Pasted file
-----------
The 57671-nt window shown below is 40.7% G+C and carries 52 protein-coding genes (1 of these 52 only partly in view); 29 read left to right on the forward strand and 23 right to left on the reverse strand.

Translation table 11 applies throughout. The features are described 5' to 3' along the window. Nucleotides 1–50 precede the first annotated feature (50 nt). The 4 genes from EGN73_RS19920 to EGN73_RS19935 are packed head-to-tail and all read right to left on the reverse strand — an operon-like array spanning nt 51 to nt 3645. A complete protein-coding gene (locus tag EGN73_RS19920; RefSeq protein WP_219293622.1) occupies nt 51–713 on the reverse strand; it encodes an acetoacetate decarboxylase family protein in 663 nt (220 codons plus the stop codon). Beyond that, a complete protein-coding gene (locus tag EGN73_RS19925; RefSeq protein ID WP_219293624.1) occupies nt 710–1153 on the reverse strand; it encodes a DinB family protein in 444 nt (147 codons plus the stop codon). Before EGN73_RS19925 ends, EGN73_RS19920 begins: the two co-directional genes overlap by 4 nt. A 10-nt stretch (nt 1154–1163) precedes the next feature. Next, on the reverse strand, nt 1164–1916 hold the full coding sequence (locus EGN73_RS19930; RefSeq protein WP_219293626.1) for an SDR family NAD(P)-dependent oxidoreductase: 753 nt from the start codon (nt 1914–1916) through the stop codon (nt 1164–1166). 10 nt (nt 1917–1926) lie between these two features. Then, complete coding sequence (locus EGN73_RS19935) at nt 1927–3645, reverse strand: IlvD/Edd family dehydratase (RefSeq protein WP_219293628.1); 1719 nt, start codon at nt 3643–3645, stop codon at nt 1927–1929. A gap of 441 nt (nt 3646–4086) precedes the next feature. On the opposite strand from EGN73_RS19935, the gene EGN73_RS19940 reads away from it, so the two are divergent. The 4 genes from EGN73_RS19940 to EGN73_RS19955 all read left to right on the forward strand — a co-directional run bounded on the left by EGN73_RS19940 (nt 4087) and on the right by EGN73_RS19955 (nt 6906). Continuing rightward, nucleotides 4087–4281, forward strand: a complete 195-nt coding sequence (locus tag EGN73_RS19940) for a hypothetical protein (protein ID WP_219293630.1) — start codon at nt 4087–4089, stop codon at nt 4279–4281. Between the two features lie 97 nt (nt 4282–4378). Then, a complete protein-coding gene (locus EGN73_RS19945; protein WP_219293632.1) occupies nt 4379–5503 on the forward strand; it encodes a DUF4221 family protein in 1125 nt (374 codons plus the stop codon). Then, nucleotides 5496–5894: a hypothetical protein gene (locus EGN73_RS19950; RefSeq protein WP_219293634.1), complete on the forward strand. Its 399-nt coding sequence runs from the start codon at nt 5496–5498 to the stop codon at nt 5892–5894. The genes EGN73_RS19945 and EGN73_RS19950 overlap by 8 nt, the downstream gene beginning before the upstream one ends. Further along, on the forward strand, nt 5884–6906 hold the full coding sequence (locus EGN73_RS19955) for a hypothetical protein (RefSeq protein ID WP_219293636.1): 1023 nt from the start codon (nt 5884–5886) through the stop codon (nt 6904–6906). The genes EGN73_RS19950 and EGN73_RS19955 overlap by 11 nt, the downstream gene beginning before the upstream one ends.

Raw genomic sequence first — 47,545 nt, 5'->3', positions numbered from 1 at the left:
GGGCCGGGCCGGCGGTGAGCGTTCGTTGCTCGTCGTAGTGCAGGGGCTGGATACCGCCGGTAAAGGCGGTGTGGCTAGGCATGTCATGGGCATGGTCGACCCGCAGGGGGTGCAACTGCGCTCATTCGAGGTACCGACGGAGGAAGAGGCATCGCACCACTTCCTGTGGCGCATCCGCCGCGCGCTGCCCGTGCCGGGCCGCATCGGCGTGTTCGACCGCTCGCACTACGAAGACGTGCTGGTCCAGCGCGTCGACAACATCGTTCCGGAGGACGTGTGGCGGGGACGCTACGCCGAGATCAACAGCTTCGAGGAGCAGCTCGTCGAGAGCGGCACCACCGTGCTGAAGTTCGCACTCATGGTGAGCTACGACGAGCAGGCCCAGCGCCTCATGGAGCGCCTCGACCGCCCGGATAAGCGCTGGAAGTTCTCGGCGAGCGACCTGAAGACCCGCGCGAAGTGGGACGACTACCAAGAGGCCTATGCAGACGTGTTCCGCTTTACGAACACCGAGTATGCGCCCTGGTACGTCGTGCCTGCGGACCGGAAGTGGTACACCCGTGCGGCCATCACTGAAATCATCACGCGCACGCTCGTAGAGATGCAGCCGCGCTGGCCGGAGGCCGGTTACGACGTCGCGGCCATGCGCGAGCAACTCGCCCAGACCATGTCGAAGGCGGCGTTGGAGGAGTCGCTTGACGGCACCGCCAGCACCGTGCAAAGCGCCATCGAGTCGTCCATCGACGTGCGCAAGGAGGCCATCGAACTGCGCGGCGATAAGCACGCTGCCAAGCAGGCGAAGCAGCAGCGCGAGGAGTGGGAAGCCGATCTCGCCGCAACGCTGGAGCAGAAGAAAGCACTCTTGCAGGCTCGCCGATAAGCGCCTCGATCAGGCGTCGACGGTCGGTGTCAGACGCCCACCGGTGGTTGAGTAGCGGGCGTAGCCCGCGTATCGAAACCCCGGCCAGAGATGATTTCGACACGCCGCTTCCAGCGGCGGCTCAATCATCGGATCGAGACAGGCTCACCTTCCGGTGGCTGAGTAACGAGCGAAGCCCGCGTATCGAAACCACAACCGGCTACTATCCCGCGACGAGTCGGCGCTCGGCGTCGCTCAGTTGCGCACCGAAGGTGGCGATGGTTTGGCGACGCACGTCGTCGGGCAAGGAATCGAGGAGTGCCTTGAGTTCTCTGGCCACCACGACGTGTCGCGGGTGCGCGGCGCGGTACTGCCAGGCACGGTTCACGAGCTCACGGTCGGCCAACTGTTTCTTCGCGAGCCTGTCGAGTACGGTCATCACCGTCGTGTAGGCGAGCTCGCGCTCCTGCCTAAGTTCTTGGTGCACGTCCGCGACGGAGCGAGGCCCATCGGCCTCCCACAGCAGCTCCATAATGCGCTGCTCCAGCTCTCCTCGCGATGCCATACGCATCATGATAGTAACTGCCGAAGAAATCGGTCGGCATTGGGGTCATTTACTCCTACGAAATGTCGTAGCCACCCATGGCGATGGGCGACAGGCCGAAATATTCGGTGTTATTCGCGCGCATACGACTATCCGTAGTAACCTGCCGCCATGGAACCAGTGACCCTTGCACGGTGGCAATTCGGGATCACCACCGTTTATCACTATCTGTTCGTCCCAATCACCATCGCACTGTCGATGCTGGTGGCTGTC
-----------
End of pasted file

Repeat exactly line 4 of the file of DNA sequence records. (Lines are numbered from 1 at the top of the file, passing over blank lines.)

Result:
GGGCCGGGCCGGCGGTGAGCGTTCGTTGCTCGTCGTAGTGCAGGGGCTGGATACCGCCGGTAAAGGCGGTGTGGCTAGGCATGTCATGGGCATGGTCGACCCGCAGGGGGTGCAACTGCGCTCATTCGAGGTACCGACGGAGGAAGAGGCATCGCACCACTTCCTGTGGCGCATCCGCCGCGCGCTGCCCGTGCCGGGCCGCATCGGCGTGTTCGACCGCTCGCACTACGAAGACGTGCTGGTCCAGCGCGTCGACAACATCGTTCCGGAGGACGTGTGGCGGGGACGCTACGCCGAGATCAACAGCTTCGAGGAGCAGCTCGTCGAGAGCGGCACCACCGTGCTGAAGTTCGCACTCATGGTGAGCTACGACGAGCAGGCCCAGCGCCTCATGGAGCGCCTCGACCGCCCGGATAAGCGCTGGAAGTTCTCGGCGAGCGACCTGAAGACCCGCGCGAAGTGGGACGACTACCAAGAGGCCTATGCAGACGTGTTCCGCTTTACGAACACCGAGTATGCGCCCTGGTACGTCGTGCCTGCGGACCGGAAGTGGTACACCCGTGCGGCCATCACTGAAATCATCACGCGCACGCTCGTAGAGATGCAGCCGCGCTGGCCGGAGGCCGGTTACGACGTCGCGGCCATGCGCGAGCAACTCGCCCAGACCATGTCGAAGGCGGCGTTGGAGGAGTCGCTTGACGGCACCGCCAGCACCGTGCAAAGCGCCATCGAGTCGTCCATCGACGTGCGCAAGGAGGCCATCGAACTGCGCGGCGATAAGCACGCTGCCAAGCAGGCGAAGCAGCAGCGCGAGGAGTGGGAAGCCGATCTCGCCGCAACGCTGGAGCAGAAGAAAGCACTCTTGCAGGCTCGCCGATAAGCGCCTCGATCAGGCGTCGACGGTCGGTGTCAGACGCCCACCGGTGGTTGAGTAGCGGGCGTAGCCCGCGTATCGAAACCCCGGCCAGAGATGATTTCGACACGCCGCTTCCAGCGGCGGCTCAATCATCGGATCGAGACAGGCTCACCTTCCGGTGGCTGAGTAACGAGCGAAGCCCGCGTATCGAAACCACAACCGGCTACTATCCCGCGACGAGTCGGCGCTCGGCGTCGCTCAGTTGCGCACCGAAGGTGGCGATGGTTTGGCGACGCACGTCGTCGGGCAAGGAATCGAGGAGTGCCTTGAGTTCTCTGGCCACCACGACGTGTCGCGGGTGCGCGGCGCGGTACTGCCAGGCACGGTTCACGAGCTCACGGTCGGCCAACTGTTTCTTCGCGAGCCTGTCGAGTACGGTCATCACCGTCGTGTAGGCGAGCTCGCGCTCCTGCCTAAGTTCTTGGTGCACGTCCGCGACGGAGCGAGGCCCATCGGCCTCCCACAGCAGCTCCATAATGCGCTGCTCCAGCTCTCCTCGCGATGCCATACGCATCATGATAGTAACTGCCGAAGAAATCGGTCGGCATTGGGGTCATTTACTCCTACGAAATGTCGTAGCCACCCATGGCGATGGGCGACAGGCCGAAATATTCGGTGTTATTCGCGCGCATACGACTATCCGTAGTAACCTGCCGCCATGGAACCAGTGACCCTTGCACGGTGGCAATTCGGGATCACCACCGTTTATCACTATCTGTTCGTCCCAATCACCATCGCACTGTCGATGCTGGTGGCTGTC